I hate people like Alice.

I hate disingenuous people who don’t actually care about the people they’re using in their arguments. Clearly, Alice’s experiences with poorness aren’t my experiences with poorness. She doesn’t have the experiences or the insight about how we struggle to get things for our kids or siblings or niecelings.

My nieces all have tablets because they’re inexpensive and because we want them to read. And they do. They use their kindles to read comics and novels and listen to audiobooks.

Ebooks are usually WAY more inexpensive than print books and like guess what, you can pirate those fuckers if you can’t afford books at all. You can’t pirate a print book. (I’m not here to argue about ethics here. It’s a fact that pirating ebooks gets books into the hands of people who otherwise wouldn’t be able to get them or read them. Piracy is bad, but it also makes reading accessible.)

What I’m trying to say here though is that Alice needs to check her goddamned privilege (white and class) and consider why the way she reacts in class to me when I talk about things she disagrees with isn’t acceptable.  And then she needs to stop.

Otherwise, we’re going to have a bigger problem than we already do.

She’s got two strikes.


[1] As if to say that print books are better because people don’t steal books. As someone who has stolen physical books from people AND stores in my youth, that’s just bullshit.

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About Zina

Zina writes about comics, nerd history, and ridiculous romance novels when not working frantically on her first collection of short stories and complaining about stuff. One day, she'll settle down and write that novel.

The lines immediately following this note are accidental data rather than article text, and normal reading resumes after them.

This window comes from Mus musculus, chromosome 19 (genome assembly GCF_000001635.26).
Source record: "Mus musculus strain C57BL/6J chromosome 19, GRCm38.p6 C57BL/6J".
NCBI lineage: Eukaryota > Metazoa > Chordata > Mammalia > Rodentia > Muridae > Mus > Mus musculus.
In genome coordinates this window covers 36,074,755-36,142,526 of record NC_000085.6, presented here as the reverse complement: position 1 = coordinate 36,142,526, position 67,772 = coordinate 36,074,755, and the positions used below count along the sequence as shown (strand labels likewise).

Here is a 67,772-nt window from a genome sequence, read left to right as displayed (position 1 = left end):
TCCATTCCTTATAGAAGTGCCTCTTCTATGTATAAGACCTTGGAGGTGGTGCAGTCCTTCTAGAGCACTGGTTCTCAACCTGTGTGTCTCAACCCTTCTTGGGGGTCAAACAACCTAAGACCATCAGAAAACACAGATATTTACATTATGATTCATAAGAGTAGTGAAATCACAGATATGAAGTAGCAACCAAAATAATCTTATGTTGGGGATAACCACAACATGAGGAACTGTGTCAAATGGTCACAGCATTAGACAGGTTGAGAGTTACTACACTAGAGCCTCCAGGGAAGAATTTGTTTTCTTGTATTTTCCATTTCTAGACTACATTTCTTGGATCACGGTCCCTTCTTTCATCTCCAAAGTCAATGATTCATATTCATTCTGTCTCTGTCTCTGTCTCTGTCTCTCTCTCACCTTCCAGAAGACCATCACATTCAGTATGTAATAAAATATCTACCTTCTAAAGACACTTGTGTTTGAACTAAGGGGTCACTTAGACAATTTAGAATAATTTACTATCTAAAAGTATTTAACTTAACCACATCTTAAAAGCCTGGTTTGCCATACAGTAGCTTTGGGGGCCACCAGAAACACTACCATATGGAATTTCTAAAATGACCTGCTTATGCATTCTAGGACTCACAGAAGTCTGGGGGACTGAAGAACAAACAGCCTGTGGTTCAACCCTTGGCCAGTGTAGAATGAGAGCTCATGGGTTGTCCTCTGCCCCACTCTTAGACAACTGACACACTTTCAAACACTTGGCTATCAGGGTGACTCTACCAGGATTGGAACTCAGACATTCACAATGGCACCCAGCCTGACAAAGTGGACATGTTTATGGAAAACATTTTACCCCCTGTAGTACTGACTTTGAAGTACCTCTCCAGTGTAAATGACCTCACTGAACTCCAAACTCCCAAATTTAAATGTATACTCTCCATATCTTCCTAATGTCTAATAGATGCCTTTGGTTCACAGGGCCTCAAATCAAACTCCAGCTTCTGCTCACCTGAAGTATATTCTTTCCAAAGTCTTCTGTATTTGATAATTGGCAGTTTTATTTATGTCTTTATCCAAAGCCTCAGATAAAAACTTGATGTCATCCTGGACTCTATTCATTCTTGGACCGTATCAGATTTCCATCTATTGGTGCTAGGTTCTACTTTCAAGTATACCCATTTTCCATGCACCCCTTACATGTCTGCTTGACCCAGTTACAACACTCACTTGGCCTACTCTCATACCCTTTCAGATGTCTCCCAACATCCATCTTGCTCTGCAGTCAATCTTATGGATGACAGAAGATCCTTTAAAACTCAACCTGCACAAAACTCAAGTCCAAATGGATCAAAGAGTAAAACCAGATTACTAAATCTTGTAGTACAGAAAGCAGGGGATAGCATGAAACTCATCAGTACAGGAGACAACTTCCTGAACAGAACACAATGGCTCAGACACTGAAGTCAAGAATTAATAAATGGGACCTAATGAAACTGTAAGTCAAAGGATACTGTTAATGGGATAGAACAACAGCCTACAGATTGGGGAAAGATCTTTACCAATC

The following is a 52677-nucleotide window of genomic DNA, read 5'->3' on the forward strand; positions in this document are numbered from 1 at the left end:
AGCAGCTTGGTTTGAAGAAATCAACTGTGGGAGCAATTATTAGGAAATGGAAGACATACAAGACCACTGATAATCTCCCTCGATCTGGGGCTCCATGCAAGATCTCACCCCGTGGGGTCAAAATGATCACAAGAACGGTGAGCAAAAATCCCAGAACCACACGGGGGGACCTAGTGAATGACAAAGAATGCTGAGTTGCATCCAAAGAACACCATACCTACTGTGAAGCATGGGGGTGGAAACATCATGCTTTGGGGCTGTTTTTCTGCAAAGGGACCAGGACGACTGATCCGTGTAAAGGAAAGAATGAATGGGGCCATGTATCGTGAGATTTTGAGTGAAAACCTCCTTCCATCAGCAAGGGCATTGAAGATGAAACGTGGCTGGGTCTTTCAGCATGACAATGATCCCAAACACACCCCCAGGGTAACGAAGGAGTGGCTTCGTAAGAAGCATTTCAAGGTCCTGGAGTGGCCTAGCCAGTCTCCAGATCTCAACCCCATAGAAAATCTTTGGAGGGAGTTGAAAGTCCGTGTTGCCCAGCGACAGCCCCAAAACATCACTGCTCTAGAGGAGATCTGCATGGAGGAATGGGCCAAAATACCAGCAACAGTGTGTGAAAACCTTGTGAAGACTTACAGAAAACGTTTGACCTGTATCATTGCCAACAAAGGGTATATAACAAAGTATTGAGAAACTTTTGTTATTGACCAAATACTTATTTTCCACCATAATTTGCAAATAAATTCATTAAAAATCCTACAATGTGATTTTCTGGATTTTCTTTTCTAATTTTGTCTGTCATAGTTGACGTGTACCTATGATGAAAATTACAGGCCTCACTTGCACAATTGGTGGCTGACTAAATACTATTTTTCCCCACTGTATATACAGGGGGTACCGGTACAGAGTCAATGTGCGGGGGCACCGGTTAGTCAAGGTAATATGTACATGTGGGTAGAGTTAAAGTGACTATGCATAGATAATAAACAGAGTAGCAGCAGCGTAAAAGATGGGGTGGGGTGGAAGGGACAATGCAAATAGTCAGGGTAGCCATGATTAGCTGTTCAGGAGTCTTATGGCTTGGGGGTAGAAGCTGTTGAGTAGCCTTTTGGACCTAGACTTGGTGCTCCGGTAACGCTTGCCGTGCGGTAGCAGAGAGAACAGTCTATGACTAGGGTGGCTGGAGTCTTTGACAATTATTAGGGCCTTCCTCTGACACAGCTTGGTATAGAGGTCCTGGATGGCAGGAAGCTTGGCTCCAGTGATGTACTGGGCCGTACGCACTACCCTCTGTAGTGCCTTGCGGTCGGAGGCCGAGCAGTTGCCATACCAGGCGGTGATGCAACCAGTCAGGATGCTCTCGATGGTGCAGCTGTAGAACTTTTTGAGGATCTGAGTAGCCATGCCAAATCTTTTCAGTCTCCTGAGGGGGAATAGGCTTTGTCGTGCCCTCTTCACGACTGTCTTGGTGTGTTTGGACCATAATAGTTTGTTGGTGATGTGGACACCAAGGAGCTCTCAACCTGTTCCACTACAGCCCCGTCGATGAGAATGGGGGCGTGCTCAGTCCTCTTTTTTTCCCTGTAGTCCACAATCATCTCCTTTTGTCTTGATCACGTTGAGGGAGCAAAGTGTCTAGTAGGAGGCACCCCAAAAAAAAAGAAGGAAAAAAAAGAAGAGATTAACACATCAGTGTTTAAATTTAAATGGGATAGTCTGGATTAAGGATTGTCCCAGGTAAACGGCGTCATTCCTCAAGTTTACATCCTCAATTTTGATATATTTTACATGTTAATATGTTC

This entry was posted in Stitch Offline, Totally Anecdotal, Uncategorized and tagged . Bookmark the permalink.

One Response to Let’s Talk About “Alice”: The Fragility of White Womanhood in Grad School Spaces

  1. lkeke35 says:

    I’ve encountered people like Alice before, too. I think at least one component of this type of attitude is “the romanticization of poverty’, coupled with some personal insecurities, an eagerness to contribute some thing, any thing, to the discussion, racism, and some amount of shame at their own ignorance.

    There are some monetarily privileged white people who are ashamed at the security bubble they have lived in their whole life, and feel like poor people have some knowledge and expertise about how the world works that they don’t have.

    And yeah, at least part of it is that you’re Black and she thinks you know things about the world she doesn’t know. She probably can’t stand that.

    At any rate you have far more patience than I do.( All I’m saying is its a good thing for some people that we don’t live in a Star Wars universe.)

    Liked by 1 person